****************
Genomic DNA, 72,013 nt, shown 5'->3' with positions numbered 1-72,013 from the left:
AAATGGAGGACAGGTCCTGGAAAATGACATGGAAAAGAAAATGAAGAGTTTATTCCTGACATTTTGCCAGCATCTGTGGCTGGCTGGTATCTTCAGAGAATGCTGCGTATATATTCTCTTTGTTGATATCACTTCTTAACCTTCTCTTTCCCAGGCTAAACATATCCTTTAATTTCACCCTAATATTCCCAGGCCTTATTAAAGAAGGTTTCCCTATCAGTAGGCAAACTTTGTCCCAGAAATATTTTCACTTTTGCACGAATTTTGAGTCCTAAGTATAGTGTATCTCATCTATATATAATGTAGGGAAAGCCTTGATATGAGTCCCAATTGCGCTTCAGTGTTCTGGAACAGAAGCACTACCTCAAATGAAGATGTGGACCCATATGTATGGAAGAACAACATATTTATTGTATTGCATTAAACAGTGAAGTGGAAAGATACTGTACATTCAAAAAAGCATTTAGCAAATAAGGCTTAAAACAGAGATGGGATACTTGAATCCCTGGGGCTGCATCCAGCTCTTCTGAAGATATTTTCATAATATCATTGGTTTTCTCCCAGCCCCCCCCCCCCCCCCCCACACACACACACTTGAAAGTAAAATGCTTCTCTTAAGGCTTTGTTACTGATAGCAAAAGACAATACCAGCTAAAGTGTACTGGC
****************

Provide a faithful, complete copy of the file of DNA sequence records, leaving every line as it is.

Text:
Genomic DNA, 72,013 nt, shown 5'->3' with positions numbered 1-72,013 from the left:
AAATGGAGGACAGGTCCTGGAAAATGACATGGAAAAGAAAATGAAGAGTTTATTCCTGACATTTTGCCAGCATCTGTGGCTGGCTGGTATCTTCAGAGAATGCTGCGTATATATTCTCTTTGTTGATATCACTTCTTAACCTTCTCTTTCCCAGGCTAAACATATCCTTTAATTTCACCCTAATATTCCCAGGCCTTATTAAAGAAGGTTTCCCTATCAGTAGGCAAACTTTGTCCCAGAAATATTTTCACTTTTGCACGAATTTTGAGTCCTAAGTATAGTGTATCTCATCTATATATAATGTAGGGAAAGCCTTGATATGAGTCCCAATTGCGCTTCAGTGTTCTGGAACAGAAGCACTACCTCAAATGAAGATGTGGACCCATATGTATGGAAGAACAACATATTTATTGTATTGCATTAAACAGTGAAGTGGAAAGATACTGTACATTCAAAAAAGCATTTAGCAAATAAGGCTTAAAACAGAGATGGGATACTTGAATCCCTGGGGCTGCATCCAGCTCTTCTGAAGATATTTTCATAATATCATTGGTTTTCTCCCAGCCCCCCCCCCCCCCCCCCACACACACACACTTGAAAGTAAAATGCTTCTCTTAAGGCTTTGTTACTGATAGCAAAAGACAATACCAGCTAAAGTGTACTGGC